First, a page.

But The Artist Is Present is a curious thing, and possible more than MOMA ever intended to sponsor. As Abramović sat in her strange, heavy robes for all those months, all day, looking into the eyes of people who stared into hers, occasionally smiling slightly or impelled to let a tear fall, she became something other. In fact, she became something that relates strongly to the holy. She became one with another, over and over again.
Mysticism is the art of union with Reality... All that [the practical, ordinary person] is asked to consider now is this: that the word "union" represents not so much a rare and unimaginable operation, as something which he is doing, in a vague, imperfect fashion, at every moment of his conscious life, and doing with intensity and thoroughness in all the more valid moments of that life. We know a thing only by uniting with it; by assimilating it; by an interpenetration of it and ourselves. --Evelyn Underhill, Practical MysticismThe appearance of union was opposed to her much earlier Rhythm 0, in which her own passivity and the presence of weapons allowed others to pierce and cut her. Rhythm 0 (1974) diminished the humanity of those present and separated them from her, even while they were touching her. In The Artist is Present, there was never any touching of bodies, though there was a greater touching through the mind and spirit.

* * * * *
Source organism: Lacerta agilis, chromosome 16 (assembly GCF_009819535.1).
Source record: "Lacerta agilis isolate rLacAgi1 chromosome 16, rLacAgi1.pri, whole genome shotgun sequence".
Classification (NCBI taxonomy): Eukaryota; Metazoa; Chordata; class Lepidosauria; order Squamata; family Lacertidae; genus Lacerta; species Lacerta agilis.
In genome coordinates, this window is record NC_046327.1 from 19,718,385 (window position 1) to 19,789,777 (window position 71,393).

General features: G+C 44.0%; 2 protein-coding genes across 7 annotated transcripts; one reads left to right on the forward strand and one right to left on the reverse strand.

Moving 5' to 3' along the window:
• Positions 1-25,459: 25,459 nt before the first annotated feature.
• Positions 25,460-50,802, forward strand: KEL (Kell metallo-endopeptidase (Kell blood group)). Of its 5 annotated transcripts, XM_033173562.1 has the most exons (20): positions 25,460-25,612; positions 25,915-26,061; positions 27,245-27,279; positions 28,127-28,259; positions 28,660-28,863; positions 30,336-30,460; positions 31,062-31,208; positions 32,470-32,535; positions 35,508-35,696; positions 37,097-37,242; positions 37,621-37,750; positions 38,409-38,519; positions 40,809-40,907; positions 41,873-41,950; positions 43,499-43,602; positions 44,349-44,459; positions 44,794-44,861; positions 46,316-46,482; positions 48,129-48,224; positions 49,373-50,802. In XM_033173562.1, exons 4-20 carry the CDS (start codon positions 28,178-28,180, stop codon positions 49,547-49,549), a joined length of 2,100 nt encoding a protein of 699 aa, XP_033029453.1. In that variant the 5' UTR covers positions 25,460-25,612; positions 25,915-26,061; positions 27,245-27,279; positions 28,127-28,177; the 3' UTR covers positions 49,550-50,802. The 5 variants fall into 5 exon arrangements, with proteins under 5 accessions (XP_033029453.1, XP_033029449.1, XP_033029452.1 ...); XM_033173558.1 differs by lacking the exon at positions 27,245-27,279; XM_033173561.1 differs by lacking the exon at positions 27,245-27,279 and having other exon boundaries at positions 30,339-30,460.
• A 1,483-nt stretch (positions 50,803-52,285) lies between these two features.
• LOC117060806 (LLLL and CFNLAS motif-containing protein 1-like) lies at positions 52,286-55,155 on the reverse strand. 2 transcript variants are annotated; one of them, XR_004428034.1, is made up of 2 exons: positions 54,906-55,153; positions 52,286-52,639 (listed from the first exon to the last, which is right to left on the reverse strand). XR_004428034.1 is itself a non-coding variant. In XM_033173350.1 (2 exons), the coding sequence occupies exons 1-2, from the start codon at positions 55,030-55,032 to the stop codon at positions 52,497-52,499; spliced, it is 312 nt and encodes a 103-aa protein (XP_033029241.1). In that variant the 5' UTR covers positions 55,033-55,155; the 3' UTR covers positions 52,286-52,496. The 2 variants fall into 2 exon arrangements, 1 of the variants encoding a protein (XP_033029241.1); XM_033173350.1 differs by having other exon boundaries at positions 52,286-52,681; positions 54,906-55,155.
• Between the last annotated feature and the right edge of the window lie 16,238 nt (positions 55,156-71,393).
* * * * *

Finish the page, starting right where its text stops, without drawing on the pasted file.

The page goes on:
Those who sat with Abramović were asked--without any words at all--to match and mirror back a contemplative consciousness. They achieved something rare in daily life, a kind of union, and in a quiet not so far removed from still prayer. Here was a linkage with "intensity and thoroughness" and the production of "valid moments" of lives. The participants woke up a little; they became more alive, according to their desire to experience and see, and according to their ability to be childlike and freed from the fetters and fritterings of thought. They experienced a rare turning of undivided attention to them--an examination from a place removed from ordinary life that offered no criticism and appeared to be an attention that involved the simplicity of receptiveness and love.
Such a turning of attention like sunlight onto a naked soul is clearly tied to the mysteries of life--God and love and the truth of one soul looking back at another in receptivity. There is, indeed, something beautiful and strange about it, something that draws its strength from religion and from the old, now-obscured aspirations of high art. In this way, The Artist is Present is far closer to the traditional, orthodox aims of art with its spiritual, moral needs and timeless world than one might imagine.